Think you might be deficient in vitamin C? A recent study suggests that you might be best checking your gums!

Read the latest research in nutrition and health here in this week’s Nutrition News.

Gums give indication of vitamin C status

Bleeding gums often point towards a condition called gingivitis, however, a recent study from the University of Washington suggests it could also be a sign of  vitamin C deficiency.

The research, covered by this article in Science Daily, studied 15 different clinical trials in six different countries. The researchers’ findings were that bleeding gums following gentle probing, or gingival bleeding tendency, and also bleeding in the eye, or retinal haemorrhaging were associated with vitamin C deficiency. What’s more, the researchers found that improving the levels of vitamin C in the bloodstream of the individuals appeared to reverse these symptoms.

The study’s lead author, Philippe Hujoel, a practicing dentist and professor of oral health sciences in the UW School of Dentistry, said of the findings, “There was a time in the past when gingival bleeding was more generally considered to be a potential marker for a lack of vitamin C. But over time, that's been drowned out or marginalized by this overattention to treating the symptom of bleeding with brushing or flossing, rather than treating the cause”.

While this research shows association, it does not prove causation and more research would be needed to reach conclusive results, however, it is promising that further research is taking place after many years of overlooking the potential relationship between vitamin C deficiency and bleeding gums.

Omega 3 for hair growth

Our hair, skin and nails are hugely reliant on certain vitamins and minerals, such as biotin, selenium and zinc, in order to stay healthy but, now, an article by Medical News Today investigates whether omega 3 could also play a role in supporting normal hair growth.

The three main types of omega 3 are alpha-linoleic acid (ALA), eicosapentaenoic acid (EPA) and docosahexaenoic acid (DHA); the latter two of these main types is mostly found in fish and other seafood, whilst ALA can be found in plant-based oils such as flaxseed oil. According to the article, while research backing omega 3 fatty acids for hair growth is limited, there are a number of studies that highlight a potential link.

As well as supporting hair growth, there are also some studies that suggest omega 3 fatty acids could promote hair thickness with 90% of participants of a 2015 study cited in the article reporting thicker hair and reduced hair loss after bolstering omega 3 intake.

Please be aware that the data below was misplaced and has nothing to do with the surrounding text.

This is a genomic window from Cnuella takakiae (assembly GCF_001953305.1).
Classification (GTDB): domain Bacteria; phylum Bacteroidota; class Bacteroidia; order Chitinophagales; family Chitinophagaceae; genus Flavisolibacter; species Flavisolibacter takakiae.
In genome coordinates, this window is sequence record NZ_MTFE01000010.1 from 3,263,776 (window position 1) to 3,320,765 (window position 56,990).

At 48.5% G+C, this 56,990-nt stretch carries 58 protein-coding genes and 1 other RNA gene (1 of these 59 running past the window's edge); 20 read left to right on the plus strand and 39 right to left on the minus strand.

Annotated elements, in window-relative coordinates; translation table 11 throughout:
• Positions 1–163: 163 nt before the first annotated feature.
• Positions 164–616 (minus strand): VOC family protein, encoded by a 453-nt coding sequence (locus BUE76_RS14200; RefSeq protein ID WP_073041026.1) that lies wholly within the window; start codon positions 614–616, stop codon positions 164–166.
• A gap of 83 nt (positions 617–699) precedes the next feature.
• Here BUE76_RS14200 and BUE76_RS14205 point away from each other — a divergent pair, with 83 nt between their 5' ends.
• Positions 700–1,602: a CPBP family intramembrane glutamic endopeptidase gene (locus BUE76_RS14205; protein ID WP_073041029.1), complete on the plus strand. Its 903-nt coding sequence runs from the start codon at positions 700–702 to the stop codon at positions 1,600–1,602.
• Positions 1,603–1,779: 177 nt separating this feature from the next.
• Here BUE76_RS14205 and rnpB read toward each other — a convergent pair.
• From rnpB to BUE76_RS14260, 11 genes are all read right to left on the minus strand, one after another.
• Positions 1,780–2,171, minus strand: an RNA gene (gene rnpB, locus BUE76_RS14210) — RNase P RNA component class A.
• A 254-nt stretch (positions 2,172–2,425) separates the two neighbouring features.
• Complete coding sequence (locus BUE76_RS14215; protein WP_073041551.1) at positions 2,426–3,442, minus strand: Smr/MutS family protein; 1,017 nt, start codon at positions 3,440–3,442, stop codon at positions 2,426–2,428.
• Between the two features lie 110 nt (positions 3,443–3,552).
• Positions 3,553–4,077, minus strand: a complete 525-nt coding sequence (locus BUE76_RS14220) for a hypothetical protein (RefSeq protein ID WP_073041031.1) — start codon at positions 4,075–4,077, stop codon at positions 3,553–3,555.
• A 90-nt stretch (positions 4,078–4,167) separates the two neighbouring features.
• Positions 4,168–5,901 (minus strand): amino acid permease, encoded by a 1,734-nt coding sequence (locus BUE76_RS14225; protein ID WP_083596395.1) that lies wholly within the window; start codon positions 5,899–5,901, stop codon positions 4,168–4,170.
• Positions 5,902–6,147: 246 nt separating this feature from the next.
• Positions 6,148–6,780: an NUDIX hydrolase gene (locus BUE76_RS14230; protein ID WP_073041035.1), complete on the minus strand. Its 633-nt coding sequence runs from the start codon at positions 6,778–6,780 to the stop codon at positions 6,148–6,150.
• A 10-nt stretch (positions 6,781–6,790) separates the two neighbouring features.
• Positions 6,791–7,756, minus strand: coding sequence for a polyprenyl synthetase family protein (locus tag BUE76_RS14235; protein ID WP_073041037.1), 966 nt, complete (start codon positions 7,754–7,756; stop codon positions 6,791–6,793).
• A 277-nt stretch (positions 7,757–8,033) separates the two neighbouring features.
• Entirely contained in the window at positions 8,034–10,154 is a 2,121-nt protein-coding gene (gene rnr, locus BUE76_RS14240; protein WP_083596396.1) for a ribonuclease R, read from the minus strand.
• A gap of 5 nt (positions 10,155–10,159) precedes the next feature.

While research is limited surrounding omega 3 and hair support, omega 3 fatty acids are also suggested to play a positive role in a number of other functions in the body such as heart health, cognitive support and eye health.

Child’s diet could have a lasting impact into adulthood

Most people tend to think that so-called “puppy fat” is relatively harmless on a child and something they’ll just “grow out of” but a recent study by the University of California Riverside (UCR), as reported by Science Daily, has found that the impact of a child’s diet could last well into adulthood.

The study is said to be the first of its kind that shows a significant decrease in the amount and diversity of gut bacteria in mature subject studies who ate a unhealthy diet as juveniles, suggesting that too much fat and sugar as an infant could alter the gut health for life, regardless of a more healthy diet in later years.

Speaking of the study, UCR evolutionary physiologist Theodore Garland, said, “the effect we observed is equivalent to kids having a Western diet, high in fat and sugar and their gut microbiome still being affected up to six years after puberty”

Because the microbiome has an impact on the immune system, breaking down food and synthesising essential vitamins, the findings suggest that a child’s unhealthy diet could lead to significant health problems when they get older.

The researchers intend to repeat the study and evaluate samples at additional points in time to better understand at what point the changes in the microbiome start to take effect but the initial findings are cause for concern and highlight the importance of maintaining an healthy diet in childhood.

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Alison Astill-Smith author Alison is Director and Founder of Metabolics who writes about Metabolics updates, events and natural healthcare. Her experience and passion for natural supplements and healthcare comes from her years of experience as a practising osteopath, having founded Metabolics in her search for high quality, natural products in her own work. Alison has been a qualified and practising Osteopath since 1981 and regularly gives seminars on a range of healthcare subjects to the wider practitioner community helping share her knowledge and experience.